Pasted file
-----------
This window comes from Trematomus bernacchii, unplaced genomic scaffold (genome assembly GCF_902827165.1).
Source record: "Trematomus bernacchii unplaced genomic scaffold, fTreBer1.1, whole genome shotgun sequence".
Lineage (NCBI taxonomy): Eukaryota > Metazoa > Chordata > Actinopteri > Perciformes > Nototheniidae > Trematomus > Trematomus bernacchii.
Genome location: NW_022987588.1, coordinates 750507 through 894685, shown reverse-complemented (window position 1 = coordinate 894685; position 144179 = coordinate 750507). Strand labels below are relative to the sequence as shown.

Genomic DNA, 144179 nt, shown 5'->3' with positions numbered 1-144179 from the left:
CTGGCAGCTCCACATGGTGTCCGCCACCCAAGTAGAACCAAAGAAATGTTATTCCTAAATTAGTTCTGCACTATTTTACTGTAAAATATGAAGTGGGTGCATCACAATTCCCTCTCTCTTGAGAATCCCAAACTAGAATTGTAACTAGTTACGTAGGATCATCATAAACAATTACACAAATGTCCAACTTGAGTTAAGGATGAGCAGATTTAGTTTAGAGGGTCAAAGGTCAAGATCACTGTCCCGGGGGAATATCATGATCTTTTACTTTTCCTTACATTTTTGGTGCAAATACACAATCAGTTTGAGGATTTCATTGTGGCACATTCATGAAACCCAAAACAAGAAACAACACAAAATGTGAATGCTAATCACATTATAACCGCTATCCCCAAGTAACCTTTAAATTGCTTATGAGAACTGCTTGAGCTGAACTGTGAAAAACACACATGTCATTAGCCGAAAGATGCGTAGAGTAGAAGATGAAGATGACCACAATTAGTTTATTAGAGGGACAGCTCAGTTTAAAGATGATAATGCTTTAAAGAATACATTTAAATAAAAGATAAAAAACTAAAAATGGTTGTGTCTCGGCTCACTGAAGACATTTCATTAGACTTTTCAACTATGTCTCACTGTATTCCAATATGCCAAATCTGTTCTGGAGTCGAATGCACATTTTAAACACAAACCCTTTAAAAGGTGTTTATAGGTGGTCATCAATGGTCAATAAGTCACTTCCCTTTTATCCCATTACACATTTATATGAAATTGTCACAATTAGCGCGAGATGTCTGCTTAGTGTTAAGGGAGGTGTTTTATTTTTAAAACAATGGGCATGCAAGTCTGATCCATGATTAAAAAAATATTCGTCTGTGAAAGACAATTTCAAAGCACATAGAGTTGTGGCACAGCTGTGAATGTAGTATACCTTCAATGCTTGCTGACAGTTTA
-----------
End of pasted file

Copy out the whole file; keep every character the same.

This window comes from Trematomus bernacchii, unplaced genomic scaffold (genome assembly GCF_902827165.1).
Source record: "Trematomus bernacchii unplaced genomic scaffold, fTreBer1.1, whole genome shotgun sequence".
Lineage (NCBI taxonomy): Eukaryota > Metazoa > Chordata > Actinopteri > Perciformes > Nototheniidae > Trematomus > Trematomus bernacchii.
Genome location: NW_022987588.1, coordinates 750507 through 894685, shown reverse-complemented (window position 1 = coordinate 894685; position 144179 = coordinate 750507). Strand labels below are relative to the sequence as shown.

Genomic DNA, 144179 nt, shown 5'->3' with positions numbered 1-144179 from the left:
CTGGCAGCTCCACATGGTGTCCGCCACCCAAGTAGAACCAAAGAAATGTTATTCCTAAATTAGTTCTGCACTATTTTACTGTAAAATATGAAGTGGGTGCATCACAATTCCCTCTCTCTTGAGAATCCCAAACTAGAATTGTAACTAGTTACGTAGGATCATCATAAACAATTACACAAATGTCCAACTTGAGTTAAGGATGAGCAGATTTAGTTTAGAGGGTCAAAGGTCAAGATCACTGTCCCGGGGGAATATCATGATCTTTTACTTTTCCTTACATTTTTGGTGCAAATACACAATCAGTTTGAGGATTTCATTGTGGCACATTCATGAAACCCAAAACAAGAAACAACACAAAATGTGAATGCTAATCACATTATAACCGCTATCCCCAAGTAACCTTTAAATTGCTTATGAGAACTGCTTGAGCTGAACTGTGAAAAACACACATGTCATTAGCCGAAAGATGCGTAGAGTAGAAGATGAAGATGACCACAATTAGTTTATTAGAGGGACAGCTCAGTTTAAAGATGATAATGCTTTAAAGAATACATTTAAATAAAAGATAAAAAACTAAAAATGGTTGTGTCTCGGCTCACTGAAGACATTTCATTAGACTTTTCAACTATGTCTCACTGTATTCCAATATGCCAAATCTGTTCTGGAGTCGAATGCACATTTTAAACACAAACCCTTTAAAAGGTGTTTATAGGTGGTCATCAATGGTCAATAAGTCACTTCCCTTTTATCCCATTACACATTTATATGAAATTGTCACAATTAGCGCGAGATGTCTGCTTAGTGTTAAGGGAGGTGTTTTATTTTTAAAACAATGGGCATGCAAGTCTGATCCATGATTAAAAAAATATTCGTCTGTGAAAGACAATTTCAAAGCACATAGAGTTGTGGCACAGCTGTGAATGTAGTATACCTTCAATGCTTGCTGACAGTTTA